November 19, 2001
Put Your Family's Health First; Free Tips on Being Prepared
for Emergencies from Council on Family Health
- When it comes to your health and the health of your family, it is
essential to be ready for the unexpected. Emergencies can happen anytime or
anywhere. That's why the Council on Family Health (CFH) is providing the
public with some basic tips on how to be better prepared in an emergency.
CFH's tip sheet, "Put Your Family's Health First: Always Be Prepared,"
outlines some simple ways to be prepared for unexpected emergencies. Keeping
a first aid kit in your home and car and making sure you have needed
medicines on hand are important first steps. CFH's tip sheet includes a list
of items to have in your Family Health First Aid Kits, including appropriate
health care items and helpful resources such as a first aid handbook and
emergency telephone numbers. See http://www.cfhinfo.org/
"You can never predict when an emergency might arise, but you can be
prepared to handle those emergencies by having ready some simple items and
information," says CFH President Robert G. Donovan.
The following tips can help you be better prepared:
* Keep a first aid kit in your home and car. For tips on what to have in
your Family Health First Aid Kits, see http://www.cfhinfo.org/
* If you or a family member has a chronic or life-threatening condition,
wear an identification bracelet with detailed medical information about the
* Keep at least a day's supply of medicine with you when out and about, in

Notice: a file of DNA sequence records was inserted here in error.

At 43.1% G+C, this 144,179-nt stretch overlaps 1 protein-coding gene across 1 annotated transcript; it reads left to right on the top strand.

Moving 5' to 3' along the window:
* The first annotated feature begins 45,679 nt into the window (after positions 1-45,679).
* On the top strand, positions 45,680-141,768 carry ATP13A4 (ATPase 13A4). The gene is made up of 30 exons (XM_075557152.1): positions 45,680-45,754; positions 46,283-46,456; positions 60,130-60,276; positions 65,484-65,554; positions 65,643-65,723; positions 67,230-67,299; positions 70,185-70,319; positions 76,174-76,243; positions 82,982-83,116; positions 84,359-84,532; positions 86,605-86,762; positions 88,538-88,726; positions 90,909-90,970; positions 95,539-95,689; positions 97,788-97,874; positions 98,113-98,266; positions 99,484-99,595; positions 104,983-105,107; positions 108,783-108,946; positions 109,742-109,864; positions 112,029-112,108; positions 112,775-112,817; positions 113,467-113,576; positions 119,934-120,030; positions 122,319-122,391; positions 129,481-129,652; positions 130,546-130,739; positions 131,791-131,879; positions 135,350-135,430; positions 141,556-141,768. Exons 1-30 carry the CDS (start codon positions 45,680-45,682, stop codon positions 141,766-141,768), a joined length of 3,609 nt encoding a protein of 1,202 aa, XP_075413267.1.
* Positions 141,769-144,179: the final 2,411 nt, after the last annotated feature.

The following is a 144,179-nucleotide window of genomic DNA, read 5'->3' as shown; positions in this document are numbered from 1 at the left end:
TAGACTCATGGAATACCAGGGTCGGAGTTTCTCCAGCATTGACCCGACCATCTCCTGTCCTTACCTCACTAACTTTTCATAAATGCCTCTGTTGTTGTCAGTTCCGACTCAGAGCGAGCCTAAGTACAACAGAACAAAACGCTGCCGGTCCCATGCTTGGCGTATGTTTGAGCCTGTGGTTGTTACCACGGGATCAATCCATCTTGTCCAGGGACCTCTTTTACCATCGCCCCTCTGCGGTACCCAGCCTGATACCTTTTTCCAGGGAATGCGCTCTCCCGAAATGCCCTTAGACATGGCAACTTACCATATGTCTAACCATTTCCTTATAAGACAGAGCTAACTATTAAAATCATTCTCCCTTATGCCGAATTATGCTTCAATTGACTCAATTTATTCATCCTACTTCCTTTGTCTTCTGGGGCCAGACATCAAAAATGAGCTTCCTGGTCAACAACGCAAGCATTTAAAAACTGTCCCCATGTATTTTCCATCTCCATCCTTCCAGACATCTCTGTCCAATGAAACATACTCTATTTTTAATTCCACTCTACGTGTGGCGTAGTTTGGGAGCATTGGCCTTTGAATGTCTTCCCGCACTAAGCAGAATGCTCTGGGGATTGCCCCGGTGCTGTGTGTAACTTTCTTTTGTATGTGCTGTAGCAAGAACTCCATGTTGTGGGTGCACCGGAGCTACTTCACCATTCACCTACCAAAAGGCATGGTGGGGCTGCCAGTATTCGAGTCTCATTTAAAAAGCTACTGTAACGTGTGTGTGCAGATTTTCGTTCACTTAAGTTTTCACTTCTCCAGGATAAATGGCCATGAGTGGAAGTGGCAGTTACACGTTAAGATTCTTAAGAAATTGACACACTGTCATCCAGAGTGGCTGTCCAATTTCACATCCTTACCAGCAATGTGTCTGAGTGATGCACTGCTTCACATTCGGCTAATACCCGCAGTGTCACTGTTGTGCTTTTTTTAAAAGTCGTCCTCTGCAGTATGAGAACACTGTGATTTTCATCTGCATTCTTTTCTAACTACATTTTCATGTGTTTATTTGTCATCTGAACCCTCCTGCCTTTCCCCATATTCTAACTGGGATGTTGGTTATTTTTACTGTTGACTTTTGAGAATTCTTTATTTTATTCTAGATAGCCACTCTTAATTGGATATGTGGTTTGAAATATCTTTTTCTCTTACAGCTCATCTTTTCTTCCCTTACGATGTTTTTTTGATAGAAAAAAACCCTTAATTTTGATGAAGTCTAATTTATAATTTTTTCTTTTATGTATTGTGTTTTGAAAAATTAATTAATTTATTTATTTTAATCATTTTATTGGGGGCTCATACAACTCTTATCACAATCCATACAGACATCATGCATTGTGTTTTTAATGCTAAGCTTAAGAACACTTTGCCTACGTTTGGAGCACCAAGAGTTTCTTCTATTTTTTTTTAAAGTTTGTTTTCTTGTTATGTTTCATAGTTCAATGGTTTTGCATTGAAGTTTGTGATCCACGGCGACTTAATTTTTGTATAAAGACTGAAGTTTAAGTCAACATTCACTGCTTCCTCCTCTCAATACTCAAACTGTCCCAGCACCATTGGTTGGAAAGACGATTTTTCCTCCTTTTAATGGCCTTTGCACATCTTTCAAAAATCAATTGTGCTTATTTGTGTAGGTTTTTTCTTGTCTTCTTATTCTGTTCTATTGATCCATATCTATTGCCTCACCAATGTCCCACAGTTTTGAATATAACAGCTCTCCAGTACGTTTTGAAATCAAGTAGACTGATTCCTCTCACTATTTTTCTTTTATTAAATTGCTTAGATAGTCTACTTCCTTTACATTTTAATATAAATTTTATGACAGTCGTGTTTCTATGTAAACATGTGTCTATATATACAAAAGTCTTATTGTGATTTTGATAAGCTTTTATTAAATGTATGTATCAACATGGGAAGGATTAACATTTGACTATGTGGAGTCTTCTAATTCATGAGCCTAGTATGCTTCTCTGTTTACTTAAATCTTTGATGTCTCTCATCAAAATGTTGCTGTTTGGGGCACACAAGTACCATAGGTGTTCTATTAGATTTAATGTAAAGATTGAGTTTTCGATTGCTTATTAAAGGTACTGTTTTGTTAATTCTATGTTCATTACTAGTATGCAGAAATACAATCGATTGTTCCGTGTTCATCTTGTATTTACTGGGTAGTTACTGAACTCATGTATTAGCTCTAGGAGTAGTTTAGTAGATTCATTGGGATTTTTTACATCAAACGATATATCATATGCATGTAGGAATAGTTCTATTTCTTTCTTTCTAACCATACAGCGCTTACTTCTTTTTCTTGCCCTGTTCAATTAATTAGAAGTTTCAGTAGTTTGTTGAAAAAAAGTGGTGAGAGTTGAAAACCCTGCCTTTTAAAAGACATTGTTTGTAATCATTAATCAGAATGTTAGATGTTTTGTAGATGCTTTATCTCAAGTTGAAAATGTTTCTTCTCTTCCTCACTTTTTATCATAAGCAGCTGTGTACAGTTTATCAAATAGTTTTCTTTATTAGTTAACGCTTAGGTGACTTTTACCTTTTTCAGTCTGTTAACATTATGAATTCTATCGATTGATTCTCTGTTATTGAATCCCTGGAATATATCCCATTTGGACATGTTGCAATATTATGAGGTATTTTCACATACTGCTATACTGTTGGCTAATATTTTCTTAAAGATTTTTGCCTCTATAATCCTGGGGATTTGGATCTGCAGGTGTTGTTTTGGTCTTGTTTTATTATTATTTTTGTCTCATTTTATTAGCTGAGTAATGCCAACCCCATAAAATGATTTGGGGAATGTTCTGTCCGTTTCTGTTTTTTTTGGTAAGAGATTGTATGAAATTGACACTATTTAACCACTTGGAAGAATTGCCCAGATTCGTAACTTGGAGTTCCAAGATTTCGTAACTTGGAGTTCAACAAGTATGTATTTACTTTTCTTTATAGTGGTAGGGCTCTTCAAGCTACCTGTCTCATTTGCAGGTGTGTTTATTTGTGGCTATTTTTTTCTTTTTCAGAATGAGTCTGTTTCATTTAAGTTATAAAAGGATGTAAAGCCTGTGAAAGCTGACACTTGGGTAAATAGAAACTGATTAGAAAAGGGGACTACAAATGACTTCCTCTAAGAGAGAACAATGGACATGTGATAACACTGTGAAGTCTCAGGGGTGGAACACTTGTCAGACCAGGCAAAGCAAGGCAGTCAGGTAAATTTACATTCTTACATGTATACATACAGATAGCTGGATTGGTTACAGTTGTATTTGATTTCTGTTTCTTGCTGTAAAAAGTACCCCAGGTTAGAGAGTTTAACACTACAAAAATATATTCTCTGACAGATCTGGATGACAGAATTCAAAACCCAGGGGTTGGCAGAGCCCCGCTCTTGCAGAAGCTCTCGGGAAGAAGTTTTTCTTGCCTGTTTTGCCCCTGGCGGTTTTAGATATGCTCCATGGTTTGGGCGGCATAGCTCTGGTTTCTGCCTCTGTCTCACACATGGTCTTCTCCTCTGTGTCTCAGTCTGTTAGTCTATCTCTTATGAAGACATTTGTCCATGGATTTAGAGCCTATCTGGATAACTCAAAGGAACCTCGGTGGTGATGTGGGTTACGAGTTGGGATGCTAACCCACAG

case you are unable to get home for an extended period of time.
* If you receive medicines through a mail order pharmacy, have a back-up
local pharmacy to use if medicine shipments are delayed or quick
availability is affected. You may need to order medicines at least 30 days
in advance to allow for mail delays.
* Keep emergency telephone numbers (doctor, pharmacy, poison control center,
emergency/rescue personnel) on each phone in your house as well as on your
* Check your Family Health First Aid Kits and medicine cabinet each year to
dispose of expired medicines and re-stock if needed. "Spring clean" your
medicine cabinet and check your kits.
* Always read the medicine label. Follow the label directions on how and
when (or when not) to take medicines. Remember to keep all medicines out of
the sight and reach of children.
* Make sure to take the prescription medicines you need and to pack any
common nonprescription medicines you may use, especially when traveling
overseas. The availability or formulation of many familiar medicines may
differ by country.
* Keep medicines with you in their original containers. Do not pack them in
checked luggage that could be lost or exposed to extreme temperatures. Store
medicines in a cool, dry location. Heat and humidity can alter the potency
* Keep a list of all your medicines -- prescription and over-the-counter --
and dietary supplements. Have health insurance and other important medical
information with you at all times. Do not keep this information in checked